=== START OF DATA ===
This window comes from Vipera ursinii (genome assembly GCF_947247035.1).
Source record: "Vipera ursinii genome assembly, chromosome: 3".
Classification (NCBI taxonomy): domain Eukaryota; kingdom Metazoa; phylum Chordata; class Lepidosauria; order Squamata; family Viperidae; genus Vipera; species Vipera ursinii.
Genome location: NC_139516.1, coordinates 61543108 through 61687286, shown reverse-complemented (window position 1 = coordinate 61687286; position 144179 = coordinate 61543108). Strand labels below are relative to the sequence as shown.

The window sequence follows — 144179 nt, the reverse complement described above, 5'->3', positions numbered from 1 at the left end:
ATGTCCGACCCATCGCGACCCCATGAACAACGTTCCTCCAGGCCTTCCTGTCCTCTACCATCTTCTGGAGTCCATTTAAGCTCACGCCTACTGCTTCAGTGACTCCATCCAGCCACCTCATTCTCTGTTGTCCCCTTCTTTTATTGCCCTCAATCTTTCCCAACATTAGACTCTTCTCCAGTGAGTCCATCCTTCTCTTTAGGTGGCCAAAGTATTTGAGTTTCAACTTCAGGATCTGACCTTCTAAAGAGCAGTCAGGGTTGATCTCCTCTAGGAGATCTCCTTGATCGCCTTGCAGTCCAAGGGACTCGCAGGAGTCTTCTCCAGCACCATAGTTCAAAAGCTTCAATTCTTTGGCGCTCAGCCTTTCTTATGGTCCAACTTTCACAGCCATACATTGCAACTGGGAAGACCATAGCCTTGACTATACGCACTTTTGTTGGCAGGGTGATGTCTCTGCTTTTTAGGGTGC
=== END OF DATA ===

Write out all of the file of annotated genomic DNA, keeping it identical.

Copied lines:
This window comes from Vipera ursinii (genome assembly GCF_947247035.1).
Source record: "Vipera ursinii genome assembly, chromosome: 3".
Classification (NCBI taxonomy): domain Eukaryota; kingdom Metazoa; phylum Chordata; class Lepidosauria; order Squamata; family Viperidae; genus Vipera; species Vipera ursinii.
Genome location: NC_139516.1, coordinates 61543108 through 61687286, shown reverse-complemented (window position 1 = coordinate 61687286; position 144179 = coordinate 61543108). Strand labels below are relative to the sequence as shown.

The window sequence follows — 144179 nt, the reverse complement described above, 5'->3', positions numbered from 1 at the left end:
ATGTCCGACCCATCGCGACCCCATGAACAACGTTCCTCCAGGCCTTCCTGTCCTCTACCATCTTCTGGAGTCCATTTAAGCTCACGCCTACTGCTTCAGTGACTCCATCCAGCCACCTCATTCTCTGTTGTCCCCTTCTTTTATTGCCCTCAATCTTTCCCAACATTAGACTCTTCTCCAGTGAGTCCATCCTTCTCTTTAGGTGGCCAAAGTATTTGAGTTTCAACTTCAGGATCTGACCTTCTAAAGAGCAGTCAGGGTTGATCTCCTCTAGGAGATCTCCTTGATCGCCTTGCAGTCCAAGGGACTCGCAGGAGTCTTCTCCAGCACCATAGTTCAAAAGCTTCAATTCTTTGGCGCTCAGCCTTTCTTATGGTCCAACTTTCACAGCCATACATTGCAACTGGGAAGACCATAGCCTTGACTATACGCACTTTTGTTGGCAGGGTGATGTCTCTGCTTTTTAGGGTGC